OPERA AS IT SHOULD BE.

We are privileged to be part of the first night of the new production of  Verdi’s little known “Luisa Miller” at ENO, and ask; why has it taken so long for this superb emotional journey, to be given its  place in our modern Italian repertoire.

The young lady rushes down the steps at Charing Cross tube and bundles into the last Bakerloo carriage. She is finely dressed. She sits down quickly, next to me, there is a colour in her cheeks and she looks perplexed,  almost excited.

I ask “You went to the Opera then?”

She can hardly get the words out of her mouth; “Oh yes!   Wasn’t it absolutely fantastic!!”

You could argue that the essence of opera, is the use of voice, to transform our soul. What starts as the random singing in the shower, is the embryo of the fine tuned and perfect journey that  opera – on a good day –  can become, … can reach heights we had not envisaged.

This was not a good day. 

This was an exceptional day. A stunning and riveting musical expression that ranks  among the very best of my own many decades of witnessing ENO opera. The Direction had a tightness and absolute sync with the onstage protagonists, that drove our two protagonists, Luisa and Rodolfo forward, intertwined with a precise orchestra, and a developing and increasing symbolism from light to dark, white to black, good to evil, that is recognisable only after the event, when you get home and say to yourself : “yes indeed – that was fantastic!”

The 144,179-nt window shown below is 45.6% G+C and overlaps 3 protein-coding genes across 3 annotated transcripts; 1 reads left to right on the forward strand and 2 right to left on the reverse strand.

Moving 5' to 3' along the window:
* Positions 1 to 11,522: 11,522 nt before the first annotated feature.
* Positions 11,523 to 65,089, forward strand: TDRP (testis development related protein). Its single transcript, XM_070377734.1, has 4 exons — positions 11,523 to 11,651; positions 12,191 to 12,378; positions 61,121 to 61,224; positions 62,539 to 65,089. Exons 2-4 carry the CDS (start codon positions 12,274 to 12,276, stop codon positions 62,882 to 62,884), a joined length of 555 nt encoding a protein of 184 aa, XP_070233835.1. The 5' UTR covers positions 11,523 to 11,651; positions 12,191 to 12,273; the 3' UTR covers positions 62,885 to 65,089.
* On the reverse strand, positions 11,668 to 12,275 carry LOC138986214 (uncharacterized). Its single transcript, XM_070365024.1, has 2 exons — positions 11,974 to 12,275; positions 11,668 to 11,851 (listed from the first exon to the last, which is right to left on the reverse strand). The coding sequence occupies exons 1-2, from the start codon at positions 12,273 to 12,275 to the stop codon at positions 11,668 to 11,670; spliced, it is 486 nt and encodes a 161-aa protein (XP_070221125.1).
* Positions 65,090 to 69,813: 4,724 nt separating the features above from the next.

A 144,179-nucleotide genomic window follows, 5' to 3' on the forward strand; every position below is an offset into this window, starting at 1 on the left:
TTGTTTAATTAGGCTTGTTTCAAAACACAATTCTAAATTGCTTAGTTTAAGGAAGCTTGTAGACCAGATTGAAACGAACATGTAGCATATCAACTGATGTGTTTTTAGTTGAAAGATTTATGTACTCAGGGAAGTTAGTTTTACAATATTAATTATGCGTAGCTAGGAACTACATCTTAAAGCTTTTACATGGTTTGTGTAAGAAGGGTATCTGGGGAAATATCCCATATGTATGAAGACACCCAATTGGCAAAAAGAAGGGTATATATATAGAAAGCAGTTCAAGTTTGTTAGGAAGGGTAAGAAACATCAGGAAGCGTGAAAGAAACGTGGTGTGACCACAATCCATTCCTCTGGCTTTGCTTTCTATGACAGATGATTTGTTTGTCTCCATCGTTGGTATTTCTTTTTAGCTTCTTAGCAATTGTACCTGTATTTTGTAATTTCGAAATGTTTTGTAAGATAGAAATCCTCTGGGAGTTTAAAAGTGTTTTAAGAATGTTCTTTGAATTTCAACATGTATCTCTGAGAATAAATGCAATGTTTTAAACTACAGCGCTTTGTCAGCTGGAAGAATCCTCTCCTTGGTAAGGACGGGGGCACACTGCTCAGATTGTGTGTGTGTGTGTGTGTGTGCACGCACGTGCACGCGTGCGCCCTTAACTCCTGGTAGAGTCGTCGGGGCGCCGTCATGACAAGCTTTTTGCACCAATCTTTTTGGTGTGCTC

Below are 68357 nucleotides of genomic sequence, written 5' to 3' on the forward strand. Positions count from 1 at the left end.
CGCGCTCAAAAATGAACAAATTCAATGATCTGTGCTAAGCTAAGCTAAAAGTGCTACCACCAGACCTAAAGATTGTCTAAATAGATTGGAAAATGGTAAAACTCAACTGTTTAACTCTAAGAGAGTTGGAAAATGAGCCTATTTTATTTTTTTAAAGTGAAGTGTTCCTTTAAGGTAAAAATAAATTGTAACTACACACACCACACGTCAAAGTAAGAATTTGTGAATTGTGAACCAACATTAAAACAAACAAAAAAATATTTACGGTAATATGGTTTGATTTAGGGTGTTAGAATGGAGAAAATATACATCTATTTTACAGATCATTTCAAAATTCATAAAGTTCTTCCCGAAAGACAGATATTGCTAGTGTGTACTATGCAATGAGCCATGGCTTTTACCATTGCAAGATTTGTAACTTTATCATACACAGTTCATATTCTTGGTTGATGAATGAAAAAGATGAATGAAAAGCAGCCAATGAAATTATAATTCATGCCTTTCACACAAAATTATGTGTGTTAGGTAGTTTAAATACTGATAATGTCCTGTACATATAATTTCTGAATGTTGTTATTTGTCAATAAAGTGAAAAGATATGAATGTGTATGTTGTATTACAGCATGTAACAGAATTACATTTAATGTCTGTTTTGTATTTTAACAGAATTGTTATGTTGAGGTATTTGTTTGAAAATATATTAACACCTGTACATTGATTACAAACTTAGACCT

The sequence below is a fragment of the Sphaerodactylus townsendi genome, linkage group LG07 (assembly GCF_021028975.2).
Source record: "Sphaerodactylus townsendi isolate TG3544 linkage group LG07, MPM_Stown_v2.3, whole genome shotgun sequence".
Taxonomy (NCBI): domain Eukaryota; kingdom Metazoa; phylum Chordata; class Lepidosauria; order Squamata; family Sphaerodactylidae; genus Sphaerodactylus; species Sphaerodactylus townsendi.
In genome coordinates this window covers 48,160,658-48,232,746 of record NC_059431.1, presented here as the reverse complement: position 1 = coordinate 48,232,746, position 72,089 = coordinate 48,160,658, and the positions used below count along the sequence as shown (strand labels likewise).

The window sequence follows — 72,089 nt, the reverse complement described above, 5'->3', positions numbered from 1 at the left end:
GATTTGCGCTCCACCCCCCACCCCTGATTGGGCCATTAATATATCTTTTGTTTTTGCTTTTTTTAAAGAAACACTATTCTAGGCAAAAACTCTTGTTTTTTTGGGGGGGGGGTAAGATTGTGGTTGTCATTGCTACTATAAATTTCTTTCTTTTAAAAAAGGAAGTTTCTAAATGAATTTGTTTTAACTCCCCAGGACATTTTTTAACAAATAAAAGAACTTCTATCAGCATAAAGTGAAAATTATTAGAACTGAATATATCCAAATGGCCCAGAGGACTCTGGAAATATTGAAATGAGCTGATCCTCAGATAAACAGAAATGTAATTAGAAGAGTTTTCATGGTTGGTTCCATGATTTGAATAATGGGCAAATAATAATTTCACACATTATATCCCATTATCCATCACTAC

This discussion note, is not a musical critique. There are others who can do a better job than I – and my role is merely to express my feelings as a human being, of an evening that unfolds.

This modern and superbly edgy production of “Luisa Miller” has melody, a flow and inevitability that pulls you along, the chemistry between all of the protagonists, and I could name them all, the  phenomenal singing, that is so convincing in terms of emotion expressed that you know you are with Luisa in her bewilderment and despair, are alongside Rodolfo in the final scene and are powerless to intervene. We are mere bystanders watching a human tragedy that has long since gone beyond musical expression.

There is only one Harewood artist, Nadine Benjamin, and perhaps that is for the best. This opera needs experienced hands. Even then, Nadine comes to the stage as exemplary in Porgy and Bess. This is no lightweight cast. Elizabeth Llewelyn as Luisa  already has a stellar reputation in Italian opera. Baritone Olafur Sigudarson is an international Classical sInger of the Year, and I can go on.